Pity the poor winner. Barack Obama now finds himself with the thoroughly unenviable task of getting the United States out of its present mess. It is going to be a pretty lousy job for his administration, considering that the world is in its worst economic and financial crisis since the Great Depression of the 1930s. And if that was not a sufficient challenge, his difficulties are compounded by the decidedly unfavorable set of impressions held overseas of Uncle Sam at present. Even among its warmest friends, American prestige has not been so low since the Vietnam debacle.
The challenges ahead for President-elect Obama are huge. Political commentators will be watching his appointments and telling him time and time again that speed is going to be of the essence if economic recovery is to be achieved. The temptation is for other G-8 nations to use the next months before inauguration day to their advantage. The fumblings of the George W Bush administration over the financial crisis are already a mighty convenient scapegoat for their own domestic transgressions. British Prime Minister Gordon Brown, for example, continues to lay the blame for his government's negligent behavior on the mistakes of the U.S. Brown wants the electorate to believe that everything was the fault of politicians in Washington and American snake oil merchants who sold on dubious financial instruments that somehow crippled innocent European bankers.
Obama's policy aims are clear. He intends, in the words of John Podesta, the head of his transition team, to achieve the "economic revitalization of the nation and a restoration of America's leadership in the world." These are, of course, enormously daunting challenges and many will state categorically that such ambitions are beyond the present capacity of a superpower in decline.
If it is possible to mend the global economic system and to witness a greater and more welcome American role in the world, much must depend on the friends of the United States. The idea that any future American president in the White House has some divine right to global rule in the early 21st century is clearly risible. Uncle Sam surely needs the participation and support of its allies in what will increasingly evolve into a cooperative political and economic endeavor if it is to succeed.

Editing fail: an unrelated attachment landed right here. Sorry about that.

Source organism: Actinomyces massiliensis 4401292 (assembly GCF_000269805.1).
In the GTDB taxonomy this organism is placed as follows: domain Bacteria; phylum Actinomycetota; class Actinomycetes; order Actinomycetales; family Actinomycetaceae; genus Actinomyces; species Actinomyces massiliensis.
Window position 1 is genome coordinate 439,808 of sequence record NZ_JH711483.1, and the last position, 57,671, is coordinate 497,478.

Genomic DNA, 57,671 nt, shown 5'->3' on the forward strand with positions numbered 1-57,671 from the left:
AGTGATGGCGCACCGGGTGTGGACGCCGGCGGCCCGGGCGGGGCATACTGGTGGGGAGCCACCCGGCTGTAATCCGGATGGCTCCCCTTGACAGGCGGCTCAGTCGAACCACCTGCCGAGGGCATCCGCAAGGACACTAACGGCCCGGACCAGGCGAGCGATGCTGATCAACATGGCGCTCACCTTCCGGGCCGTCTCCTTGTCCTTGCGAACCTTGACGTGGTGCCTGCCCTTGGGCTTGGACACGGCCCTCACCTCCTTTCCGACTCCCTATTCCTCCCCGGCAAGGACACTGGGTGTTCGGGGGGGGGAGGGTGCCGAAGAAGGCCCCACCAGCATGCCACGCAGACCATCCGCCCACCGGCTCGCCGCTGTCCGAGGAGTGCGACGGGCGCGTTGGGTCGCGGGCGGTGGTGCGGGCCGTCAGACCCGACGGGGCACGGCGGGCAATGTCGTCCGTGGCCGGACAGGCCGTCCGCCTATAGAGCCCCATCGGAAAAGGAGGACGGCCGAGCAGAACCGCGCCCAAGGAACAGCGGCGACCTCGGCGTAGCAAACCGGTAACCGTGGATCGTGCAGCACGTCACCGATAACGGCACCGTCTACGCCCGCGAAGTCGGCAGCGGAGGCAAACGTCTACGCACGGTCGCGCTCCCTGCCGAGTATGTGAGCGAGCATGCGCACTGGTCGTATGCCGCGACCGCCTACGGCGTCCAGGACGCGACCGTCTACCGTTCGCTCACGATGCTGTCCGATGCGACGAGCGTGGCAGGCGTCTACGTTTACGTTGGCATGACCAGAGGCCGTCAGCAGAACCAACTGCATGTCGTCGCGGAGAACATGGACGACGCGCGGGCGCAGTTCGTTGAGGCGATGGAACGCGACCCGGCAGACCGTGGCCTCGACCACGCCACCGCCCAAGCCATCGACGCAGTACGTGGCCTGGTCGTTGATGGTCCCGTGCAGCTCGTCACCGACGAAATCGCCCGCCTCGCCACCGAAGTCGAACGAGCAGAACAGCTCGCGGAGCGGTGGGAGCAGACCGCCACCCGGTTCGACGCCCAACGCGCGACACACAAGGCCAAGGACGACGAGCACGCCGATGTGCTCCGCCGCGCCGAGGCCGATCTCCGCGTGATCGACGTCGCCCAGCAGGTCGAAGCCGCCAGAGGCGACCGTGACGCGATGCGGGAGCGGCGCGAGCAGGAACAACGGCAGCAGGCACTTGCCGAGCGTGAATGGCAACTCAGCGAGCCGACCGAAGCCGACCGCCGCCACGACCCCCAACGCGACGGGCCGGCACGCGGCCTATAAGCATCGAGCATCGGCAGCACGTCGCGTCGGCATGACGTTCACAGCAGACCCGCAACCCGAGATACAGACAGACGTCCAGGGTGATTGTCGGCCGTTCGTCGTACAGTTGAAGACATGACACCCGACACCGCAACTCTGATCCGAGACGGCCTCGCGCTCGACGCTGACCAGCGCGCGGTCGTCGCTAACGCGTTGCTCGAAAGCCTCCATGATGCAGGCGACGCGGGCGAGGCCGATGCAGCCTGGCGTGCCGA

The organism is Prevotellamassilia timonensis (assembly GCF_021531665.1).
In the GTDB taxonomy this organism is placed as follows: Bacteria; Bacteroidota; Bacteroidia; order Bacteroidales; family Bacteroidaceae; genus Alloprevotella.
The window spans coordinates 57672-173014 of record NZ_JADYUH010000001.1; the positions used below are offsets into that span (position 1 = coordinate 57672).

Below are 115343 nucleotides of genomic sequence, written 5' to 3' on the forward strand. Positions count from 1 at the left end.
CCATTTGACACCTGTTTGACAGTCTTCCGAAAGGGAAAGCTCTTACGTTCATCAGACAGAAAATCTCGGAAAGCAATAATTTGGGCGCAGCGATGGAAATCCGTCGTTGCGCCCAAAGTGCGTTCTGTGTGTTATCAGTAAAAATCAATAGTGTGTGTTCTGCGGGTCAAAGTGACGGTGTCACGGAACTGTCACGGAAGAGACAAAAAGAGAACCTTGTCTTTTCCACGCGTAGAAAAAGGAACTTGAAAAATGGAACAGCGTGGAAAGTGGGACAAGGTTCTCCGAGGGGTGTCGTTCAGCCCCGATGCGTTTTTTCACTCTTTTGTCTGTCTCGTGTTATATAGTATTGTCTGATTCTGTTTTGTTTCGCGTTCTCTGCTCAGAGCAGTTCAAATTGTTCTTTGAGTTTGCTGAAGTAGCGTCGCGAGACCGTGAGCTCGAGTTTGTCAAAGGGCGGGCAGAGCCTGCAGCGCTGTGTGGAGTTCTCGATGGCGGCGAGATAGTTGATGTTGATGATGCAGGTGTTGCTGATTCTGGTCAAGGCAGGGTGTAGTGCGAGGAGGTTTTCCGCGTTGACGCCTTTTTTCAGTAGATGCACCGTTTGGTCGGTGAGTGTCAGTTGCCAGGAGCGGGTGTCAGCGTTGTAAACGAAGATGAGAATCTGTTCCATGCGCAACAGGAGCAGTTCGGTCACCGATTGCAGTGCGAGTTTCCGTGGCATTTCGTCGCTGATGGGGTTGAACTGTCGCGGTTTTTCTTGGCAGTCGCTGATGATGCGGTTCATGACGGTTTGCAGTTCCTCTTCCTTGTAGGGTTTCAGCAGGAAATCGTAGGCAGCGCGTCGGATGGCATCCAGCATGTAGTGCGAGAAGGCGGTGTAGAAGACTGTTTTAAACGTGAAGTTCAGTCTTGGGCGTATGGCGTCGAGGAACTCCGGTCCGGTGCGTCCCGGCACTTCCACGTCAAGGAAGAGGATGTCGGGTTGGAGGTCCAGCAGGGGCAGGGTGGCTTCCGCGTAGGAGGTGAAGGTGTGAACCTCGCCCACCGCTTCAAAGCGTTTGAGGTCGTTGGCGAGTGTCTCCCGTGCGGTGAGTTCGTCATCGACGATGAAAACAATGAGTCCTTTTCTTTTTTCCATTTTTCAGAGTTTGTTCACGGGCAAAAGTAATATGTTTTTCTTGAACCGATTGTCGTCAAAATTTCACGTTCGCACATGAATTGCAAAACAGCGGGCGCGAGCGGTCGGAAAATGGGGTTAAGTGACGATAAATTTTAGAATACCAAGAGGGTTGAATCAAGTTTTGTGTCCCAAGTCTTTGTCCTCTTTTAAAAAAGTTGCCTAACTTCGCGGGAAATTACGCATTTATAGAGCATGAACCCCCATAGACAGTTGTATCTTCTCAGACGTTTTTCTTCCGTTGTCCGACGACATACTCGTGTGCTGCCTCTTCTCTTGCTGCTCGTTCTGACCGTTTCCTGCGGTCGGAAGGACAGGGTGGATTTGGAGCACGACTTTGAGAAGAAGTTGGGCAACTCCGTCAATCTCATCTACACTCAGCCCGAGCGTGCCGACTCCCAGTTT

Since the U.S.-Japan relationship is critical to peace and stability throughout the Asia-Pacific, what President Obama will hope no doubt to do is persuade the coalition cabinet led by Taro Aso to consider taking still more responsibilities in the region and beyond.
Since many in Japan continue to fear the rise of China, it is clearly possible for the United States to confirm its long-standing commitments to the security of the Japanese archipelago and at the same time, suggest that Japan's international role could be usefully enhanced to supplement the activities of its one and only major ally.
Given that Aso in his earlier incarnation as Japan's foreign minister was a vocal advocate of an arc of democracies encircling the Asia-Pacific, the probability of an informal arrangement is considerable. Tokyo may make some modest military commitments overseas, but more importantly, it has the financial muscle to provide far greater assistance to international economic organizations and to support future U.S. proposals to clean up the toxic mess and then work to eventually get a new and reformed system in place.
If the United States is to halt the rot and reassert itself as a benevolent force in international affairs, it is going to need the open support of Japan. No country in the region has more than a fraction of its formidable economic and liberal strengths that make it an indispensible partner of Washington.
Japan's cooperation with the new U.S. administration is set to be vital for the maintenance of a regional and global structure that has served both countries well over the last half century. The U.S needs Japan almost as much as Japan needs Uncle Sam.© Japan Today